Whatever the gender of a person or their sexual partner is, no one ever has to have any kind of sex or have sex any given way if it doesn’t work for them or it doesn’t feel good, physically, emotionally, or both.
Does having a mental illness mean you can’t have healthy sexual or romantic relationships, or that someone else can’t have them with you? Nope.
Do you want to be with someone who would only stay with you because you’re having the sex they want to have?
Dating someone who’s trans and feeling uncomfortable? How to look at what’s going on and figure out what’s really best for both of you.
In this week’s sexual health roundup: A pill may have led to the sexual revolution, but it was penicillin – not birth control; new research says the first time a person has sex really is important; and testosterone release is immediate upon mutual attraction.
My very best advice for anyone, when it comes to any kind of sex, is to only engage in what you truly want to, for yourself, not just for someone else because it’s what they want from you.
For someone choosing to hold off on sex until marriage, what to do about the fact that most other people, including potential partners, will not have made the same choice? How much should your own sexual ethics and values hinge on those of others?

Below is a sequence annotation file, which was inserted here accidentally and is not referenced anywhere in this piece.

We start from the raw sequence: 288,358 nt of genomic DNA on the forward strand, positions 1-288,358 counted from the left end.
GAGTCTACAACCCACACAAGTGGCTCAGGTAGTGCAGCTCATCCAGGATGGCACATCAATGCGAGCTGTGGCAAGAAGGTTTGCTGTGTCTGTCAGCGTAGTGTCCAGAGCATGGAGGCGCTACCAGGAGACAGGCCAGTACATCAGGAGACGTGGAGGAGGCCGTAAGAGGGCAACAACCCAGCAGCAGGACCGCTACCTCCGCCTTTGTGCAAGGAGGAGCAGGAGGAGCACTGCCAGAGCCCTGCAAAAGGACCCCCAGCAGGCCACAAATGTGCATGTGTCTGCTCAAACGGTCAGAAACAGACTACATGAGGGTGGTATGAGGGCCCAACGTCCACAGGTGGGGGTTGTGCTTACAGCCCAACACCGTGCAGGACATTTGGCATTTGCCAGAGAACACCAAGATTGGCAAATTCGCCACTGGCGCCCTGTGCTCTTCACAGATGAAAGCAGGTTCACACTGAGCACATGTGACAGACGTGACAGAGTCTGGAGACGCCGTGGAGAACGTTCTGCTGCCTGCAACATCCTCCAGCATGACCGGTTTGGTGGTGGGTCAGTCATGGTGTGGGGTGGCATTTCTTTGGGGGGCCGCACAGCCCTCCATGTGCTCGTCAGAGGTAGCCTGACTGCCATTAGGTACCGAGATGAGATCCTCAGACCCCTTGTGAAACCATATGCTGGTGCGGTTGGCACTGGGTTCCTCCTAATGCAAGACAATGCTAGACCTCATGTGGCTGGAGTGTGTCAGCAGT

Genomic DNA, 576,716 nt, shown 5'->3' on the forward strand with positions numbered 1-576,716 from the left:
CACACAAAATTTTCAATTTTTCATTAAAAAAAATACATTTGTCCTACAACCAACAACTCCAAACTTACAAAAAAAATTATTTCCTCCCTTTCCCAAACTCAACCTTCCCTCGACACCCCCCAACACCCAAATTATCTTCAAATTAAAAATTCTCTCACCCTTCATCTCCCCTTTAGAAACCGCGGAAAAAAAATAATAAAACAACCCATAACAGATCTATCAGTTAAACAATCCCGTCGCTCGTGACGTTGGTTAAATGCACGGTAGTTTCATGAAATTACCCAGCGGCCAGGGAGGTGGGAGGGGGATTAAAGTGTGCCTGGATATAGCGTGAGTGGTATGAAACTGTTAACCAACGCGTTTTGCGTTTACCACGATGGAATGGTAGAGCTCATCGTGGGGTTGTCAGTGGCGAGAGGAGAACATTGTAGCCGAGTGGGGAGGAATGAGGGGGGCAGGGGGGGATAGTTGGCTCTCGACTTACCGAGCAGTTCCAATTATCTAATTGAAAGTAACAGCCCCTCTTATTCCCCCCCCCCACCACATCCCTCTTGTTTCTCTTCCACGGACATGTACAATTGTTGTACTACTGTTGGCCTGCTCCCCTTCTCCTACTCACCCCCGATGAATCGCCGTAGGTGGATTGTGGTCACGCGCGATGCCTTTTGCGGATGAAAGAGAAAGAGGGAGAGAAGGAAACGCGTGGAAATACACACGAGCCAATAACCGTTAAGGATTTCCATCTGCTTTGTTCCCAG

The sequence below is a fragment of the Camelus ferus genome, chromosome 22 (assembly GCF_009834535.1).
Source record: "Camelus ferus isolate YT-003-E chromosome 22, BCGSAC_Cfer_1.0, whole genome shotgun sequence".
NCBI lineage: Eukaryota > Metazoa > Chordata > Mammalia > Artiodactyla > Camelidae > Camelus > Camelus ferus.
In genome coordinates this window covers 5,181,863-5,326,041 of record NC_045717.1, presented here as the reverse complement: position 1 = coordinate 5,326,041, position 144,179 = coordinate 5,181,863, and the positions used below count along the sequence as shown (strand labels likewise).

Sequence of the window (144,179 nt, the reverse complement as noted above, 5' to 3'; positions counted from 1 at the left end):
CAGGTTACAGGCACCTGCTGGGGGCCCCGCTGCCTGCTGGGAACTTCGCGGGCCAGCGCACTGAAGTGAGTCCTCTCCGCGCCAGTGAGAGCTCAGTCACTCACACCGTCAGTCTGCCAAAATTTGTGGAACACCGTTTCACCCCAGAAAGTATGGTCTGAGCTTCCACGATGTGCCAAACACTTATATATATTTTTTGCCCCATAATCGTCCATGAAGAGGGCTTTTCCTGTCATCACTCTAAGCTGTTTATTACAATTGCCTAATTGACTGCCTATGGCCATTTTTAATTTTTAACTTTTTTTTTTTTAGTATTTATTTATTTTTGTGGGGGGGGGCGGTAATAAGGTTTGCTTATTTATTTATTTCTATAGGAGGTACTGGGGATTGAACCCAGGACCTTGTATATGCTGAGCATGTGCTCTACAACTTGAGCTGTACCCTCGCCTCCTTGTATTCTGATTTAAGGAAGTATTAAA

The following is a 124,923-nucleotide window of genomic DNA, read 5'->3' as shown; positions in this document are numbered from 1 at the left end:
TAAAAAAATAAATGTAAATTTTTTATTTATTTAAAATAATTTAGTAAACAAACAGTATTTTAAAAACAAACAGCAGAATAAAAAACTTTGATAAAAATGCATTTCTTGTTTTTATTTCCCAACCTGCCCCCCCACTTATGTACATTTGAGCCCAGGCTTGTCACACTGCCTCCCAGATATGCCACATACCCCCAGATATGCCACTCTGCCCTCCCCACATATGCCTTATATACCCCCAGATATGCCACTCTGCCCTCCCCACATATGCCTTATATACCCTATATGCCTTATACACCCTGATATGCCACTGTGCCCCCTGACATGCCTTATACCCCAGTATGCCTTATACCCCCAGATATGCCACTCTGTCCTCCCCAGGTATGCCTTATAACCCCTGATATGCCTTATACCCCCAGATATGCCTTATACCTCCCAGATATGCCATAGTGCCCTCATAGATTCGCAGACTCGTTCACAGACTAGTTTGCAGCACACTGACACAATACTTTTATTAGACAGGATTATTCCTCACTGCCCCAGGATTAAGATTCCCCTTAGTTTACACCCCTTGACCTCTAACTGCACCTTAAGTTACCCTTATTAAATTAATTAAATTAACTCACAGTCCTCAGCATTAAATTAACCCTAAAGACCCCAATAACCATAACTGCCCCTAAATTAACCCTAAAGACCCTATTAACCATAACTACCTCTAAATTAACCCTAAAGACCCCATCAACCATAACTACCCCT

How do you tell a partner that you’re not comfortable with something they want to do, whether you have sexual abuse in your history or not? You tell them you’re not comfortable with something they want to do.
What’s the difference between flirting and harassment? How does a person recognize and deal with harassment? How do we make sure we’re not harassing anyone unintentionally?
Gender, dating and technology: how can these be used to make national sexuality education curricula and activities more inclusive and appropriate for the community present?